Sunday, July 21, 2013


Last weekend a tropical depression was supposed to come through. We didn't get much rain, and the news caused the depression part (sorry, I'm not good at puns but sometimes I have to make them). This weekend however, it's been pouring. I love the rain. LOVE IT! I love the way it sounds, smells, feels, tastes. I forgot one there, but you get it. When I was kid and it would rain hard, we would go to the front porch and hold cups under the eaves to see whose cup would fill the fastest. There's a metaphor there if I could find it.

I was looking at a series of maps illustrating different dialects and word usage across the United States, and something that struck me was how much of the country lacks a word or words for rain when the sun is shining. In Florida we call it a sun shower; apparently this isn't a commonly used term throughout the rest of the United States. I can't remember where, but there are only a few other states that use it. The rest of the south calls it "the devil beating his wife," which I'm going to go right by (that's a different blog post), and a whole swatch of the country, when polled, didn't have a word for this happening. Which is weird to me. Sun showers are beautiful and beastly. In the summer, sure you get rainbows, but it's rain without the relief.

The cumulonimbus clouds build and build like the humidity, and then the rain comes. And the relief comes. The big thunderstorms bring a drop in temperature and a respite from the sun. The clouds inspire awe with their size alone. Not to mention the storms they bring. When I was in high school, Florida went through a drought. Needing more rain happens frequently, but this was a drought that lasted all summer. The clouds would build, but then the upper atmosphere would shear them or send them elsewhere. Afternoon followed afternoon with no relief. It seemed like we had a whole summer with absolutely no rain. That's not accurate, but it was bad. The next summer followed similarly. Until one afternoon. The home I grew up in has a long driveway that runs between the house and the garage. In front of the house is open pasture. I remember standing between the house and the garage watching the dark cumulonimbus clouds meet. Thunderhead butting against thunderhead until there was a wall of black clouds coming en masse down the driveway. I could see the rain sheeting down. A wall of cool air hit me 45 seconds before the rain did. Afternoon thunderstorms are for Florida what aloe is for a sunburn.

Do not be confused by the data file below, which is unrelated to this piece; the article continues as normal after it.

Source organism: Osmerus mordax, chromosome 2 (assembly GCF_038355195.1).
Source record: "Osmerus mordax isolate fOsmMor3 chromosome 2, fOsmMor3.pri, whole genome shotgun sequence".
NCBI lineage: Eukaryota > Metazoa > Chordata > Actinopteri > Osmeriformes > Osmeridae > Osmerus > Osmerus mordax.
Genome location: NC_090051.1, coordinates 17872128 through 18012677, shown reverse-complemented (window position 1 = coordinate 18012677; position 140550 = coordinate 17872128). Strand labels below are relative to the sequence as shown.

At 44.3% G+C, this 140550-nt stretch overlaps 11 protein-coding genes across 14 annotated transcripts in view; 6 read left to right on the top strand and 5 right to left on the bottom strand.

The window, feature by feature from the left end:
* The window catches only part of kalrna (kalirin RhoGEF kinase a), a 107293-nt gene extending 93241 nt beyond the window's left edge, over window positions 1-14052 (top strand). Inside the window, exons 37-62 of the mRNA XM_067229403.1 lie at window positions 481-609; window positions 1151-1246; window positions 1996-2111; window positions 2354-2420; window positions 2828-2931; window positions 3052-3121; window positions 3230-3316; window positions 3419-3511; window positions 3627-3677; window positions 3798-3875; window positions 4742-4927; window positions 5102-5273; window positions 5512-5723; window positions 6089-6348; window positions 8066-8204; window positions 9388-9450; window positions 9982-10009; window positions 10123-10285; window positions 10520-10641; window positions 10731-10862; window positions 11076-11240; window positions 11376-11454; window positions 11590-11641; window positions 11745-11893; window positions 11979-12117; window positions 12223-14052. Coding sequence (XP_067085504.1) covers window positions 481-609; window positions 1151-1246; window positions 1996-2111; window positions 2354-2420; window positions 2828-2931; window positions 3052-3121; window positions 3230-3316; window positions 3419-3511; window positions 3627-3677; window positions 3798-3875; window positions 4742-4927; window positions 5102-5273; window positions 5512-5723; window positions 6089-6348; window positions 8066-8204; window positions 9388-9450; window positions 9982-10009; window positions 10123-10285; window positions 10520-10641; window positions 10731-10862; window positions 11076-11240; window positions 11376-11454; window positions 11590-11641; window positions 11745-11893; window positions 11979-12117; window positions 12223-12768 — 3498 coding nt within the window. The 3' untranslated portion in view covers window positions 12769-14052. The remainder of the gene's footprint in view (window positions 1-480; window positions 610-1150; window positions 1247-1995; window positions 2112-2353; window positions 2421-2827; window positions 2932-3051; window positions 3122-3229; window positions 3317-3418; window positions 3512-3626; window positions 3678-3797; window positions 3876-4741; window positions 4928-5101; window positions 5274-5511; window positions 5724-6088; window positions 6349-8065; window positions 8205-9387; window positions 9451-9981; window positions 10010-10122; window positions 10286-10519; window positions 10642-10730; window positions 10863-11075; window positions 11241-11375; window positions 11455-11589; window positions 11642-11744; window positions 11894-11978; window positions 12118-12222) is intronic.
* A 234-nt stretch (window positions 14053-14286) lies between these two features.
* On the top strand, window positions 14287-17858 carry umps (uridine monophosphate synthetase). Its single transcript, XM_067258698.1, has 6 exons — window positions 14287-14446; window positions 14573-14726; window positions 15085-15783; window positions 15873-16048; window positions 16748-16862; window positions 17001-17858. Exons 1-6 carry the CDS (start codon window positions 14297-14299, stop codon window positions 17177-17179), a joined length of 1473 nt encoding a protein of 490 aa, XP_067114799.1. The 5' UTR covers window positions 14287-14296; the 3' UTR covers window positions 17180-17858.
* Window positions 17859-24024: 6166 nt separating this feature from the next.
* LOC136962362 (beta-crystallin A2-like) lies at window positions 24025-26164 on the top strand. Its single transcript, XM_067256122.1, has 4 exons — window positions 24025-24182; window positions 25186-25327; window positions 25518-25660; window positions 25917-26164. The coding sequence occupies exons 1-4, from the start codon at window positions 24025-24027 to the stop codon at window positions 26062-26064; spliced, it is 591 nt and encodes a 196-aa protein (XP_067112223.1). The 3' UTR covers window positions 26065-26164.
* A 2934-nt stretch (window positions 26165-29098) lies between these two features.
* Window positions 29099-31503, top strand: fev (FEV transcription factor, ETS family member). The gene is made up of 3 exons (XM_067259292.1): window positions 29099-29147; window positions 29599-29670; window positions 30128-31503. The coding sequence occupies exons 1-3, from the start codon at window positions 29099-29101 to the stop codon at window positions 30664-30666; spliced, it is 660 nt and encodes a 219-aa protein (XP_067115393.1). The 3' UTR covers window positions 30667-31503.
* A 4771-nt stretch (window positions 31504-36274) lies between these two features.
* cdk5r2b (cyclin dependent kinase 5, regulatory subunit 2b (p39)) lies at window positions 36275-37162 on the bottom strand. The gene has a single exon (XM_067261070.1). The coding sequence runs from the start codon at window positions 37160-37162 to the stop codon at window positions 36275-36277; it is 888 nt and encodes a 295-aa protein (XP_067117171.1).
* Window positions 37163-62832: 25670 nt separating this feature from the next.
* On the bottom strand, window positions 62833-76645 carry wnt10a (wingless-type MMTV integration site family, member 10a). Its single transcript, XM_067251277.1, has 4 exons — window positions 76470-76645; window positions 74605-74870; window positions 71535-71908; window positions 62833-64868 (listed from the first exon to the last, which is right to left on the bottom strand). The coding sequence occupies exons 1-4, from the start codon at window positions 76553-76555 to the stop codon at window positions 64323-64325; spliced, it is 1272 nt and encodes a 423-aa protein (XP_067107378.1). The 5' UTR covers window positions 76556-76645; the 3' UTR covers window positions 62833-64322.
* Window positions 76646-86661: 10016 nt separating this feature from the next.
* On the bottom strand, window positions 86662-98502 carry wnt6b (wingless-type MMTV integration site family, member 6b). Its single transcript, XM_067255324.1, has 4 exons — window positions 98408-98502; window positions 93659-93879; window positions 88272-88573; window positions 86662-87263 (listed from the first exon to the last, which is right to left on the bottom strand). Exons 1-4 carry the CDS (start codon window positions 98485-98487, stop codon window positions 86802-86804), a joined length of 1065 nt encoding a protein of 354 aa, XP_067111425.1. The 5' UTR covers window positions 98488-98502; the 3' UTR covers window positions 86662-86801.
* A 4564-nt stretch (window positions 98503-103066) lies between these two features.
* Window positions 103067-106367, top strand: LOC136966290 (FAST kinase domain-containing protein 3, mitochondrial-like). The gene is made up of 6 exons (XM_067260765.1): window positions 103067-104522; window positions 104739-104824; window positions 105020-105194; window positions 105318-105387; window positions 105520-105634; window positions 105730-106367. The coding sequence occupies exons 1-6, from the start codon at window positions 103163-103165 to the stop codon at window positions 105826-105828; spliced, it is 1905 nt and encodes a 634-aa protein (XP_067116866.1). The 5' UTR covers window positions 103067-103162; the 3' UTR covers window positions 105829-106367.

1 comment:

  1. I don't know what the rest of the country says, but I always called it rainshine.